It helps if you begin your career switched on to computers. Gerald Haigh talks to new teachers and their supervisors about preparing for the classroom in the multimedia age.
Whatever the reasons and wherever lies the fault - if any - nobody can afford to be complacent about the way student teachers are prepared in the area of information technology. A student who reads the pamphlet from the National Council for Educational Technology, Training Tomorrow's Teachers in Information Technology, is likely to be astonished at the gap between what it says and the reality of college and teaching practice life.
for example, the pamphlet lists "Seven elements of IT capability for students". One of these says that the competent student teacher has "the ability to use IT to support everyday classroom or fieldwork activities at an appropriate national curriculum level. This will involve planning learning activities in which IT is an integral and contributory element and awareness of the range of appropriate, available IT applications". How many student teachers measure up to that?
The troubles are multiple. Teacher training courses are overcrowded; students come with widely differing experiences; institutions cannot often afford the luxury of choosing partner or practice schools according to the quality of their IT curriculums; school computer systems vary so much that no college or university can easily cover them all; not all tutors are themselves easy with IT. All of these well-documented difficulties - and a hint at some of the solutions - show up in these brief accounts from students, teachers and tutors.
How do the institutions cope? Janet Brown's experience with the OU shows what can be done if you simply give each student a multi-media computer. Just being able to assume that they all have the same equipment is obviously an enormous advantage - it makes it possible to give out skeleton reports and documents on disc or to make extensive use of electronic communication (particularly important for distance learning, but valuable for students in any institution). Below, an OU tutor looks at this from his own point of view, and a tutor at a conventional university describes how she is at least making dents in the problems.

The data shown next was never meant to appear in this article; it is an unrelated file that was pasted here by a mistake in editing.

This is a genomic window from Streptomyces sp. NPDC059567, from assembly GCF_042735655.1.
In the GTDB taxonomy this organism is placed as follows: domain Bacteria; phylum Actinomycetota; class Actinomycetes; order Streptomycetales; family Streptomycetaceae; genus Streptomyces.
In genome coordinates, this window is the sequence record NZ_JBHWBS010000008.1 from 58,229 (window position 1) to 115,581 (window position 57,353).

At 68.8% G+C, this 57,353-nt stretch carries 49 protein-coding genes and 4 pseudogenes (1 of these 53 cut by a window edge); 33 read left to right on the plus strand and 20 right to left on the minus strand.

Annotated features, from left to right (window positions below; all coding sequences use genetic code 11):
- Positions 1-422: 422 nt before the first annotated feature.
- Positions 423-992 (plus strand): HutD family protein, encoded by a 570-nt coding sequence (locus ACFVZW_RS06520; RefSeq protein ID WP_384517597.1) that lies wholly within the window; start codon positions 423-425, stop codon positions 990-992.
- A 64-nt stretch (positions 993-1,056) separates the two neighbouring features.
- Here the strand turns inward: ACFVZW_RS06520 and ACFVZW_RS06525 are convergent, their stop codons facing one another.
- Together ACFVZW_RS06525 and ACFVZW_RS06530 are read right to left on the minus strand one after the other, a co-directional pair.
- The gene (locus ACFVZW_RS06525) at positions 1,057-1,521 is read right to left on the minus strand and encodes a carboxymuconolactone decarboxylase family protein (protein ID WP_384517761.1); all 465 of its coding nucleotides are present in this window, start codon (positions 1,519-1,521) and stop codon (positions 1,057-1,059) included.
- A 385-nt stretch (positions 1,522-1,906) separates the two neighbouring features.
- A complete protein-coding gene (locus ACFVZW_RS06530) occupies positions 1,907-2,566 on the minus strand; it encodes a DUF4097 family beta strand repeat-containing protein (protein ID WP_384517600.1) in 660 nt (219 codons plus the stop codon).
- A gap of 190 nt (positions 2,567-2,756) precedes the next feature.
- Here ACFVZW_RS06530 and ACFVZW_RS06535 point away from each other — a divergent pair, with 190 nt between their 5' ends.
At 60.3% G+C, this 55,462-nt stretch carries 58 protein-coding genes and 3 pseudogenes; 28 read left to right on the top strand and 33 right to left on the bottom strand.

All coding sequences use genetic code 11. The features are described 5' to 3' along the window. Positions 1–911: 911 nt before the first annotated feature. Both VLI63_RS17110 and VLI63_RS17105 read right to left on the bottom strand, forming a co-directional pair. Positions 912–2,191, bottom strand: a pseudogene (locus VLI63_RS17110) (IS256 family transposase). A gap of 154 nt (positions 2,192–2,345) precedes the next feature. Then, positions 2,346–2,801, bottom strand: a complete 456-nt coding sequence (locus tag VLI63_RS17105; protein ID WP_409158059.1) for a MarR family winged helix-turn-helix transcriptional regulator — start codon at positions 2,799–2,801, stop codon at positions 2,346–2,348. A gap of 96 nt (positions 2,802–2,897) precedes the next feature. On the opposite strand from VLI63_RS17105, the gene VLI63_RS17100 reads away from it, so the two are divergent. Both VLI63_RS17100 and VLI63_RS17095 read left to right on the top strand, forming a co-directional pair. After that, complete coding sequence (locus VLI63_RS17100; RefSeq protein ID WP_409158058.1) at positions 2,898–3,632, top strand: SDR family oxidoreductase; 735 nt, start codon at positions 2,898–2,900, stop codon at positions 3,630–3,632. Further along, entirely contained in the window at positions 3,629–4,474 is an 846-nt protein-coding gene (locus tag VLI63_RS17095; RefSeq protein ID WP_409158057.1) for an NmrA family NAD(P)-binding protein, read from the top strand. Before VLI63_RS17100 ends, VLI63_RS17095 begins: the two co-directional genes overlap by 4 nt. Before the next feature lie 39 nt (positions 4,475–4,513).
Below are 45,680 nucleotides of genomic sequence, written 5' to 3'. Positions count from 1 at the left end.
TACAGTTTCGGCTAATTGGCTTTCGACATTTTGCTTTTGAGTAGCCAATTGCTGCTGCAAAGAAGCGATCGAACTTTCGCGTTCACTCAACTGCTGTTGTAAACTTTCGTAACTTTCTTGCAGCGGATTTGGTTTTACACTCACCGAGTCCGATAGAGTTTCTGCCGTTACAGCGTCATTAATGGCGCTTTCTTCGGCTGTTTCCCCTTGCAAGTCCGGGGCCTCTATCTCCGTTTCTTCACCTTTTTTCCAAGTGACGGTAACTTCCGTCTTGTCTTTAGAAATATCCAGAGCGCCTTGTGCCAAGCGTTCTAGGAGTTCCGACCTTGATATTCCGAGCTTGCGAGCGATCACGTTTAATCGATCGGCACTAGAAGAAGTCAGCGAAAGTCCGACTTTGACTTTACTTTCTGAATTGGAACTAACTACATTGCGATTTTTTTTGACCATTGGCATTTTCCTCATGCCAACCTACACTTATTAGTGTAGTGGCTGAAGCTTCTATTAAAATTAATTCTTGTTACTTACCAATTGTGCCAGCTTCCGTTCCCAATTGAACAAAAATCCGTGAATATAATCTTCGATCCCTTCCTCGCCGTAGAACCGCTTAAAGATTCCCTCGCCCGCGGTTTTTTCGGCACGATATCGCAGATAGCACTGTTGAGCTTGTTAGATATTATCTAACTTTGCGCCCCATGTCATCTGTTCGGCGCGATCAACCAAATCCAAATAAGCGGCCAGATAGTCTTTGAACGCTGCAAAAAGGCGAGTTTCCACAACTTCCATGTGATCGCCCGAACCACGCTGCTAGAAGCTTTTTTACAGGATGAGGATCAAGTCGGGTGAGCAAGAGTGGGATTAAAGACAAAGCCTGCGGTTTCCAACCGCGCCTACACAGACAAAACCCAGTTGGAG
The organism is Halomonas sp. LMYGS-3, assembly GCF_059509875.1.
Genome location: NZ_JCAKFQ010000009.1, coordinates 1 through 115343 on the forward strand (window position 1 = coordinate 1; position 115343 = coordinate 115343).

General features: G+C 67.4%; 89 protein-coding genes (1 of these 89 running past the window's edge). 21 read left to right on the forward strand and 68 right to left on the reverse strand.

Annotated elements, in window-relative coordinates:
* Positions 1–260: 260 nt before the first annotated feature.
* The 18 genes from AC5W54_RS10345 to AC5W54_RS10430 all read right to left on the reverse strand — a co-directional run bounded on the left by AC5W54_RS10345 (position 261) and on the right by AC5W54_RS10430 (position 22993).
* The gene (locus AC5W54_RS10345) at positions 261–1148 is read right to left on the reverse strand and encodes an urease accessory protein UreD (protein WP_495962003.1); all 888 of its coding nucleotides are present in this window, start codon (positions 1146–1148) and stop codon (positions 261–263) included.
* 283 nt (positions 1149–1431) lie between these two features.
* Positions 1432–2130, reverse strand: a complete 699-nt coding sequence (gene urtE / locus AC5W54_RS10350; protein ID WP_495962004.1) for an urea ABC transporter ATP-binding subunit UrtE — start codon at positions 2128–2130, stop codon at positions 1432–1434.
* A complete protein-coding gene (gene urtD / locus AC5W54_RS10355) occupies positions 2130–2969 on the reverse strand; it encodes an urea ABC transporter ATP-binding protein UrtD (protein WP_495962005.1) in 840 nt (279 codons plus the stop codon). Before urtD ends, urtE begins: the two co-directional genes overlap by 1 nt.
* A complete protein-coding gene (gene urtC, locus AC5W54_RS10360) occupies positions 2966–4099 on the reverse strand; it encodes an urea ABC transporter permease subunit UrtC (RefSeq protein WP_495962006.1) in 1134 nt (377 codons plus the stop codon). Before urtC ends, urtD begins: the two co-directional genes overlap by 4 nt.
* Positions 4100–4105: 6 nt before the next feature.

A PGCE student at Lincoln's Bishop Grosseteste College, just started as a class teacher in a junior school.
The PGCE year is so short. the approach at Grosseteste in all subjects beyond the core is, 'We'll give you the skeleton and you fill in what you need. ' This is particularly important with IT, where people go in at so many different levels. So although there was just basic preparation for school, there was really excellent extra support when you asked for it - any amount of one-to-one help. The computers were there for us, too - I lived in a hall with 40 students and there were five machines always available, including over the weekend. Still, when I was interviewed for this job I was asked what I felt least confident with, and I said IT and drama.
A secondary PE teacher, after completing a PGCE at the College of Ripon and York St John.
I feel very under-equipped in the area of IT really. There are so many other things to cover in the one-year course. Perhaps some people might think that IT is not important in PE, but you do need it for producing team lists and worksheets and so on. And, in GCSE PE, it really becomes essential. I can do basic word-processing - I produced my essays at college - but I'm not familiar with things like graphics. So if I wanted to produce a worksheet on football, with a picture of a footballer for example, I couldn't do that at the moment. My head of department is up to speed, and I'm sure that once we are into the term she will fill me in on it, but at the moment I haven't used any computers at school at all.
(Not her real name). Student on the PGCE course with the OU.
When I started I was something of a technophobe, because my computer experience dated from an earlier time when you had to enter codes just to move around the screen. I hadn't touched a mouse, for example.
OU PGCE Students, though, are loaned an Apple Mac. I found it so easy to use. It's given me real confidence. I can produce professional looking reports, and even if a school has a different system I'd be able to try things out. I haven't actually used a computer in the classroom, but I've observed my mentor and I know I'll be confident when the time comes.
Does a graphics calculator count as IT? I've done a lot of work with those in the classroom and the children are fascinated by what's possible. I do like using First Class (the OU's computer video conferencing system). It's really good that I can keep in touch with my tutor and with my mentor at the partner school.